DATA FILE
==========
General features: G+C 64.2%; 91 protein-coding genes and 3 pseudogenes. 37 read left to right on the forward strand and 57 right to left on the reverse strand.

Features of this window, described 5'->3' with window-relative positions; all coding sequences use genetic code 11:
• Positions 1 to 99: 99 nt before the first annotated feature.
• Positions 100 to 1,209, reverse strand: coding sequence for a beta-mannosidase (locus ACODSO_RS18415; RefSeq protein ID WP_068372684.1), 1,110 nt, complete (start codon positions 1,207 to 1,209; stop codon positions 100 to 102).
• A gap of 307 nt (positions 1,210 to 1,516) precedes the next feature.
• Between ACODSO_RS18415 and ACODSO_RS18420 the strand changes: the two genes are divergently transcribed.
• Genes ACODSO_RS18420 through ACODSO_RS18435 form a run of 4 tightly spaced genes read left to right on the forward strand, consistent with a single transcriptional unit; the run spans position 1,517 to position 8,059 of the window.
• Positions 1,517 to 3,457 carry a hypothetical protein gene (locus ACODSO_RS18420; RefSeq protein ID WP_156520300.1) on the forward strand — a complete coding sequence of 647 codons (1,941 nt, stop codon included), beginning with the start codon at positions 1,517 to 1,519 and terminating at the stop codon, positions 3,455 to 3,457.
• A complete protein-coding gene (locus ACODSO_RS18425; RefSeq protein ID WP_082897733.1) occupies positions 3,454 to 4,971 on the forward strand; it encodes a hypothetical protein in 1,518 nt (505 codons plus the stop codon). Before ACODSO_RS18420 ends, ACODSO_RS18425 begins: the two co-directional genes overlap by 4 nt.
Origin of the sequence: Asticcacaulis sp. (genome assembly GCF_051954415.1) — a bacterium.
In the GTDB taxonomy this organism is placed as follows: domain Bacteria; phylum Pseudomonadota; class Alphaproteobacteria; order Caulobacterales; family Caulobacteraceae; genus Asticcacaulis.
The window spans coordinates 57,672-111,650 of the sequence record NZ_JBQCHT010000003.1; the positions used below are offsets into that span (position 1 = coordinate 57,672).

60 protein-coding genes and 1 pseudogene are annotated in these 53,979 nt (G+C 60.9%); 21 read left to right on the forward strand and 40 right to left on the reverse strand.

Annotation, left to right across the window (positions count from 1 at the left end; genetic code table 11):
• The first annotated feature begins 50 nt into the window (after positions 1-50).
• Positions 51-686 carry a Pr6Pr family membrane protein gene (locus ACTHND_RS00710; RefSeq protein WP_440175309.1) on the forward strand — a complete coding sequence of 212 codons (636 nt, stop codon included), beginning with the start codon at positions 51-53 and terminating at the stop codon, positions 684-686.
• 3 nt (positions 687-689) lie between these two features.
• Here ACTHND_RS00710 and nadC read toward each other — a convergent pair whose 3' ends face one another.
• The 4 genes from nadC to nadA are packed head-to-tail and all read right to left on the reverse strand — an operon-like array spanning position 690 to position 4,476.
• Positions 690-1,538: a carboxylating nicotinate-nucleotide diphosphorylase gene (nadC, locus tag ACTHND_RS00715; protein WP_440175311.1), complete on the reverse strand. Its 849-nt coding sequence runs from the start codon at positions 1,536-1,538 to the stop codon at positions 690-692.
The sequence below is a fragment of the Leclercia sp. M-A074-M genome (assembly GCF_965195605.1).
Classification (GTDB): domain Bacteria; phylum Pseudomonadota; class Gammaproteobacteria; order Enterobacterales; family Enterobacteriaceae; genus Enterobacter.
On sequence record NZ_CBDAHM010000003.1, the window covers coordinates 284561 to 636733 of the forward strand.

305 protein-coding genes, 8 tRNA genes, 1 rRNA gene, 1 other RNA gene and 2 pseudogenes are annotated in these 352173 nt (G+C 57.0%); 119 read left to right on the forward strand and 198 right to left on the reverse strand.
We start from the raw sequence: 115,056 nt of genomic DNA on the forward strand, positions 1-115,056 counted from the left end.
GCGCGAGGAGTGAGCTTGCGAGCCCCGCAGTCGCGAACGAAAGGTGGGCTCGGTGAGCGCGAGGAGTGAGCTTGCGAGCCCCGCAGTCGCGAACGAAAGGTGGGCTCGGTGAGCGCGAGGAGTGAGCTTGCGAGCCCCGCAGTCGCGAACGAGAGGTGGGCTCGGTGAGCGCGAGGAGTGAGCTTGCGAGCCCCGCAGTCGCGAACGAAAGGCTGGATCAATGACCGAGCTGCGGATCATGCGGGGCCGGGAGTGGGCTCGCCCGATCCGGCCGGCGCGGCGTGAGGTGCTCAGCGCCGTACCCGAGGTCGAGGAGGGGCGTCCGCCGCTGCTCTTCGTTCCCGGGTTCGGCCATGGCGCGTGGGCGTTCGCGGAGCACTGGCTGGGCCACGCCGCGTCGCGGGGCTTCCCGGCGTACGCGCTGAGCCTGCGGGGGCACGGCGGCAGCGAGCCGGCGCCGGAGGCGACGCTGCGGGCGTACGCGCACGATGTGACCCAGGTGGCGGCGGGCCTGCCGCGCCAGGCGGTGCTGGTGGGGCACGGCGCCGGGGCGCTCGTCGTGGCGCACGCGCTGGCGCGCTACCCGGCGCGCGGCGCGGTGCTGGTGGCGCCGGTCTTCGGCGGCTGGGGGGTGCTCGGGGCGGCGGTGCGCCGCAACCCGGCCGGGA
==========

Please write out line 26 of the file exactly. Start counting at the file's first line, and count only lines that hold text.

GCGCGAGGAGTGAGCTTGCGAGCCCCGCAGTCGCGAACGAAAGGTGGGCTCGGTGAGCGCGAGGAGTGAGCTTGCGAGCCCCGCAGTCGCGAACGAAAGGTGGGCTCGGTGAGCGCGAGGAGTGAGCTTGCGAGCCCCGCAGTCGCGAACGAGAGGTGGGCTCGGTGAGCGCGAGGAGTGAGCTTGCGAGCCCCGCAGTCGCGAACGAAAGGCTGGATCAATGACCGAGCTGCGGATCATGCGGGGCCGGGAGTGGGCTCGCCCGATCCGGCCGGCGCGGCGTGAGGTGCTCAGCGCCGTACCCGAGGTCGAGGAGGGGCGTCCGCCGCTGCTCTTCGTTCCCGGGTTCGGCCATGGCGCGTGGGCGTTCGCGGAGCACTGGCTGGGCCACGCCGCGTCGCGGGGCTTCCCGGCGTACGCGCTGAGCCTGCGGGGGCACGGCGGCAGCGAGCCGGCGCCGGAGGCGACGCTGCGGGCGTACGCGCACGATGTGACCCAGGTGGCGGCGGGCCTGCCGCGCCAGGCGGTGCTGGTGGGGCACGGCGCCGGGGCGCTCGTCGTGGCGCACGCGCTGGCGCGCTACCCGGCGCGCGGCGCGGTGCTGGTGGCGCCGGTCTTCGGCGGCTGGGGGGTGCTCGGGGCGGCGGTGCGCCGCAACCCGGCCGGGA